CMON sets the funding goals for their Kickstarters at less than 10% of the actual costs. Which means they are ready to pay over 90% out of their own pocket if worse comes to worst and a project funds with the minimum amount of money possible. And if you already have over 90% of the money needed for a project I would dare to say that you do not “need” Kickstarter to make that project a reality.

        • grimbergen

          Even if what you say is true that their funding goal is 10% of actual costs, unless you have visibility into their books, how can you make any assumption they actually have the cash to cover the rest?

          What if they are in a situation that they actually needed the rest to be crowd funded, such as a bank’s requirements for fronting the loan — that’s just a wild guess on my part but again unless you know the full scope of their financials it’s as good as your view.

          If other first time self published boardgame projects have the same funding goals (or sometimes even less than CMON for equivalent size games), then I fail to see your point also unless you’re one of those haters that sees no point in KS at all.

          But maybe you are talking about everyone, however I think it’s a stretch to say just because you have 90% of costs covered you automatically can reach 100% easily on your own.

          • Bewulf

            Hey, I am only going by what Chern Ann Ng (Co-Owner of CMoN) has said in interviews, so either it is true or Chern Ann Ng lies (or is misquoted in interviews).

            Now getting a certain amount of crowdfunding to get the remaining money from other investors could be quite possible (see Star Citizen), but in this case the question would be “Why do they ‘need’ to keep doing this after the huge success of the Zombicide Kickstarter?”.

            Again, please let me stress that I do not question if they ‘should’ be using Kickstarter, the question is if it is their only viable option to get these games on the market.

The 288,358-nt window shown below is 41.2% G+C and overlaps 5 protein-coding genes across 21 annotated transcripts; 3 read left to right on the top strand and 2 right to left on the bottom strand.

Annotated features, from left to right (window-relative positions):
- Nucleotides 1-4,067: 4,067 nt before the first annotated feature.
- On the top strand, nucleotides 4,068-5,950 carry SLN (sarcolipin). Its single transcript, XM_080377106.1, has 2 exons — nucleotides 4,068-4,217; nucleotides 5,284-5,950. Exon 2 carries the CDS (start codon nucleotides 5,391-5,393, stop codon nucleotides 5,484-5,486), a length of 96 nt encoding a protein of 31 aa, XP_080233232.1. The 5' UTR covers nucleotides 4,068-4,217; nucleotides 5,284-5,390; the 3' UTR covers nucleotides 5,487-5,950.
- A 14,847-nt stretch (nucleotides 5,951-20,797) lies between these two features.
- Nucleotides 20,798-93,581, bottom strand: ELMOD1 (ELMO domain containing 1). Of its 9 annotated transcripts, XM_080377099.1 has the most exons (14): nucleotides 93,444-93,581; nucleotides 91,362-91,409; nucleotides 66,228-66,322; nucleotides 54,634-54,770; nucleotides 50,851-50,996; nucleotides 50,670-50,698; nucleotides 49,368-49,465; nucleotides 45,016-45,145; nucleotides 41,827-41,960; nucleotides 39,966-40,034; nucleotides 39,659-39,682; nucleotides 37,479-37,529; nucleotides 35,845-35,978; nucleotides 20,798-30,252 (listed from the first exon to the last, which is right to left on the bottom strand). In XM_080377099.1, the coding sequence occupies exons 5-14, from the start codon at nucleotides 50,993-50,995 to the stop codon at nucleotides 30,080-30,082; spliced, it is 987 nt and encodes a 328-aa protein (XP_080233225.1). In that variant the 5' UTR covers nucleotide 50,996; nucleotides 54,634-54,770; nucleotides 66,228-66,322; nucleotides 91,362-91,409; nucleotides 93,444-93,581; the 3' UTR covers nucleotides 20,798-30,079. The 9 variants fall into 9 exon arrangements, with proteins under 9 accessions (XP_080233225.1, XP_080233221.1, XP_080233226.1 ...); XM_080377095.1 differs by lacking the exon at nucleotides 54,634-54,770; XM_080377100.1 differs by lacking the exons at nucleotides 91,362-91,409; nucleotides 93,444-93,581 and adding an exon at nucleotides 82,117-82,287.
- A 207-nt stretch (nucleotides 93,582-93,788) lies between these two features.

I can not really comment on other projects unless you tell me their names, but I recall that we have been seeing, let’s say, unrealistic funding goals mostly after the successes of the CMoN Kickstarters, as other companies tried to copy their formula.

            And I certainly spend to much money on Kickstarter/Crowdfunding to hate it or see no point it, but that will not keep me from viewing every project with a critical eye.

          • Can you link to these interviews for me?

          • Bewulf

            There have been quite a lot, but most interesting should probably be this short one on Wired:
            http://www.wired.com/design/2012/06/coolminiornot-success-kickstarter/
            and this video interview:
            http://vimeo.com/44363811

  • skullking

    For me,

    The problem isn’t so much that CMoN uses kickstarter for selling games, as I think it works well for them, but also brings in more people to the site who will end up funding other, smaller, projects. I think CMoN has held back some of their bigger properties (so far anyway), such as Confrontation and Super Dungeon Explore (yes I know Relic Knight had some of these guys in it, but as a KS unto itself, there isn’t one), simply because it doesn’t need Kickstarter to get them going.

    What I don’t like about the whole thing is using the Penny Arcade guys to Promote ANYTHING. I’m not saying they’re terrible people, I know they run a great couple of Cons, and have done lots of charitable events, but I just don’t think they’re funny. hence, when a kickstarter has them in it like this, I feel as though they’ve ‘jumped the shark’ on ideas. Perhaps the new term should be that they’ve ‘PA’d’ it.